Put simply, if you’re in the market for a closed-loop cooler, the Thermaltake WATER 2.0 series should be in your list of considerations.
AIO coolers always look good in most systems. They’ve got a small footprint and don’t obscure anything at all if you mount smartly, allowing your craftsmanship in piecing your system together to shine (or perhaps not, as the case may be.) The tubing is stealthy and doesn’t draw any unnecessary attention, and the block is unobtrusive and sits nicely amongst any color scheme. The Pro’s radiator is quite thick, so if mounting on the exhaust fan location of your chassis, it may take up quite some room – especially if in push/pull, which will be 98.8mm with fans included. All components have a quality feel and I felt confident that nothing was going to leak over my components when installing.
Installation is more complicated than an air cooler, though not by much. The backplate is slightly flimsy so installing out-of-case will be a lot easier if your chassis does not have a sufficient cpu cooler cutout. Block installation seems complicated at first but once you set aside the correct components it’s very straightforward. Radiator and fan installation is typically a breeze, so long as you can reach a mounting location with the 326mm tubing – which shouldn’t be an issue, really.
Performance wise, the WATER 2.0 series are excellent. You have to keep in mind that the Performer is an entry-level unit, and shouldn’t be treated as anything more. It’s great for mild overclocks, and kept my notoriously hot Ivy Bridge CPU cool enough during all tests. The Pro reduced temperatures by, on average, around 5C, which for those hunting those last few degrees is a huge benefit…and it’s not much more expensive. Also note that our testing method is brutal. Running Intel Burn Test using the stock Intel cooler results in the processor hitting the processors thermal maximum in a matter of seconds, causing shutdowns and potential damage. To keep the processor cool enough when overclocked, with a little extra headroom, is a huge achievement. We did notice also, that for those not interested in attaining the lowest temperature absolutely possible, running the fans at only 30% kept the processor only a few degrees higher than at 100% speed. This shows that the radiator and block transfer heat exceptionally well, and if you’re seeking a quiet system, the fans at the lower speed produce a very low amount of noise. At 100%.. well.. they were definitely audible, but nothing too pesky unless you’re a silence enthusiast.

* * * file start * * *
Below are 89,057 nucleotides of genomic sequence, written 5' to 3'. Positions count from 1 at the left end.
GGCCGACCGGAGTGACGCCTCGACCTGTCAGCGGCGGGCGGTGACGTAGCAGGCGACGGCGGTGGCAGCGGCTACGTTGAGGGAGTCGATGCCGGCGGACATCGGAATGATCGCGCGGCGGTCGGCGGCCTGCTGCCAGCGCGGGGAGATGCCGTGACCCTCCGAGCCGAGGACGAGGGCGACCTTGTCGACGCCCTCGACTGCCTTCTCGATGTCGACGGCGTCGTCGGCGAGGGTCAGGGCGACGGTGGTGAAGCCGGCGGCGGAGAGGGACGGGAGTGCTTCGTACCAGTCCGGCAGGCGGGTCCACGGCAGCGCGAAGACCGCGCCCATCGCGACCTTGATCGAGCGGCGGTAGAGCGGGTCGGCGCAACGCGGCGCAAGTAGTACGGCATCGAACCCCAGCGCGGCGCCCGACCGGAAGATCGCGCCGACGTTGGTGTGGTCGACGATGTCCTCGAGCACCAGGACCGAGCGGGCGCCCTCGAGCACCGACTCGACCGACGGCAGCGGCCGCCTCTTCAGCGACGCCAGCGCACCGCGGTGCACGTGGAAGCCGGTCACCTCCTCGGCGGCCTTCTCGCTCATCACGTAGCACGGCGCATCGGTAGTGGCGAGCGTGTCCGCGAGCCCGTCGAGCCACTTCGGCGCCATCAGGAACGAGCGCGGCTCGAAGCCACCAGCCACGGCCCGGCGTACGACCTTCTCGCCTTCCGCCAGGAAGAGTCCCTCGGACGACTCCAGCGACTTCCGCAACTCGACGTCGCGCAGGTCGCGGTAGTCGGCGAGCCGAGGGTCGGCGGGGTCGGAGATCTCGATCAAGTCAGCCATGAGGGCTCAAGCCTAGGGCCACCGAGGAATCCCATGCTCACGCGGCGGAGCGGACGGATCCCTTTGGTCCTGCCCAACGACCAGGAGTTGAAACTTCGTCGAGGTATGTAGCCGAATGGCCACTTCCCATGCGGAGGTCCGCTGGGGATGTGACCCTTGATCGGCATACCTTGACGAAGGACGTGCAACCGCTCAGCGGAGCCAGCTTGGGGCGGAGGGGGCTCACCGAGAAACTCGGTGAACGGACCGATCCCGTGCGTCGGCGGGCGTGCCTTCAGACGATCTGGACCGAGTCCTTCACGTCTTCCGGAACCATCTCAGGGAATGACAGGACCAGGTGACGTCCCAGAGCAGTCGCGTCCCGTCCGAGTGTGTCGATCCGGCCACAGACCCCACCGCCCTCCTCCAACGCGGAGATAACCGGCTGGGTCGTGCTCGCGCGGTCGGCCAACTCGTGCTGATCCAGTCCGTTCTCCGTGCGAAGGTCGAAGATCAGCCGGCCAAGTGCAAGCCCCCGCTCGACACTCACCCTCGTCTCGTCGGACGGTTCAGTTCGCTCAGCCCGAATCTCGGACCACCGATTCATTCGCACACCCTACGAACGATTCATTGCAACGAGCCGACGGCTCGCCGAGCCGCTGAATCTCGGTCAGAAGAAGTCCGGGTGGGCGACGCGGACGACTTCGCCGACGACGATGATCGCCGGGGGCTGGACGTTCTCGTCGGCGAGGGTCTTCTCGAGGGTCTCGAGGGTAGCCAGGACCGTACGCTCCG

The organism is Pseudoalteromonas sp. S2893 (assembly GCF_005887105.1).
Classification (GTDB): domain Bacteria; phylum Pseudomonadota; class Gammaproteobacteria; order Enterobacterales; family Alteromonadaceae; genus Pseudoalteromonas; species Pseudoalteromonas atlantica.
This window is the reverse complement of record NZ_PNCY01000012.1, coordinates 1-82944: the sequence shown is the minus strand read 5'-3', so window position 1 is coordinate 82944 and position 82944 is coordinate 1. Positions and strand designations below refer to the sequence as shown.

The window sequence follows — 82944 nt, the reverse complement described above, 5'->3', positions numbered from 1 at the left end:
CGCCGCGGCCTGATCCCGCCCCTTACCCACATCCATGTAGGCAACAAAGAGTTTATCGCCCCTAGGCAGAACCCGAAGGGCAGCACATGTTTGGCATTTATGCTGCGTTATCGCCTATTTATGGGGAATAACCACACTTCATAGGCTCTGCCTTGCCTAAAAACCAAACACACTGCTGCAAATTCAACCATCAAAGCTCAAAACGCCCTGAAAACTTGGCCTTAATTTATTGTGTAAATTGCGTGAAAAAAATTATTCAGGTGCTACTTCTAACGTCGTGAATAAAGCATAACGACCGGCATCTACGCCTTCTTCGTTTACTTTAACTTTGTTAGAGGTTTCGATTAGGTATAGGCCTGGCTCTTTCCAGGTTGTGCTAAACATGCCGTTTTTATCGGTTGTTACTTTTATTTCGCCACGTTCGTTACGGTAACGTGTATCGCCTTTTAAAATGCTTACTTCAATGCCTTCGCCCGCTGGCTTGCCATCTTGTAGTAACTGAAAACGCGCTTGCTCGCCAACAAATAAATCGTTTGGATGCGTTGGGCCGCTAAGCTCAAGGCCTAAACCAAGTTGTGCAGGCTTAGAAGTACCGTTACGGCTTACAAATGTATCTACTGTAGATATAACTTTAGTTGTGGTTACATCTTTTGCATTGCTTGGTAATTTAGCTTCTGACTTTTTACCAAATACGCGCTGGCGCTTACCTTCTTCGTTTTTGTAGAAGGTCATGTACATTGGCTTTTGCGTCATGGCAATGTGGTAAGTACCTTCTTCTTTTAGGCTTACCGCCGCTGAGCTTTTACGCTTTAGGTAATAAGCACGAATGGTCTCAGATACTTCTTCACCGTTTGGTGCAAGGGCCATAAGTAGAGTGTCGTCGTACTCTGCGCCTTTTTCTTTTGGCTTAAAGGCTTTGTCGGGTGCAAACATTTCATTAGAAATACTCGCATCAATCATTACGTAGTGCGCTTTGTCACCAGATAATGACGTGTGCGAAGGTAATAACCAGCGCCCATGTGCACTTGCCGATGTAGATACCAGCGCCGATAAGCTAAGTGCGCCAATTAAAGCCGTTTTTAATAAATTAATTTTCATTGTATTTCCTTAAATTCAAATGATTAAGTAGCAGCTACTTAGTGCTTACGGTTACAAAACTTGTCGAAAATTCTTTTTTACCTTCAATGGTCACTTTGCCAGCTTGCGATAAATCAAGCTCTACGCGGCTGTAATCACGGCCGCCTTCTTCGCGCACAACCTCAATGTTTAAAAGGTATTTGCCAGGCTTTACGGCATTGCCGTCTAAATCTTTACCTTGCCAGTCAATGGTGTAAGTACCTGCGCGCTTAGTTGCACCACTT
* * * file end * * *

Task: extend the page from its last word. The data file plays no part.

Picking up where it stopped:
The Thermaltake WATER 2.0 series is currently available for $62.99 and $89.99 (Performer and Pro respectively) at my favorite online retailer. Overall, these coolers are very impressive and ThinkComputers would like to award the Thermaltake WATER 2.0 Performer and Pro a well deserved 10 out of 10 and our Recommended Award!
- Exceptional cooling potential
- Quiet enough
- Installation mostly user friendly
- Looks good in any system
- Will fit almost anywhere
- Compatible with any “current” system.
- Backplate could be more rigid
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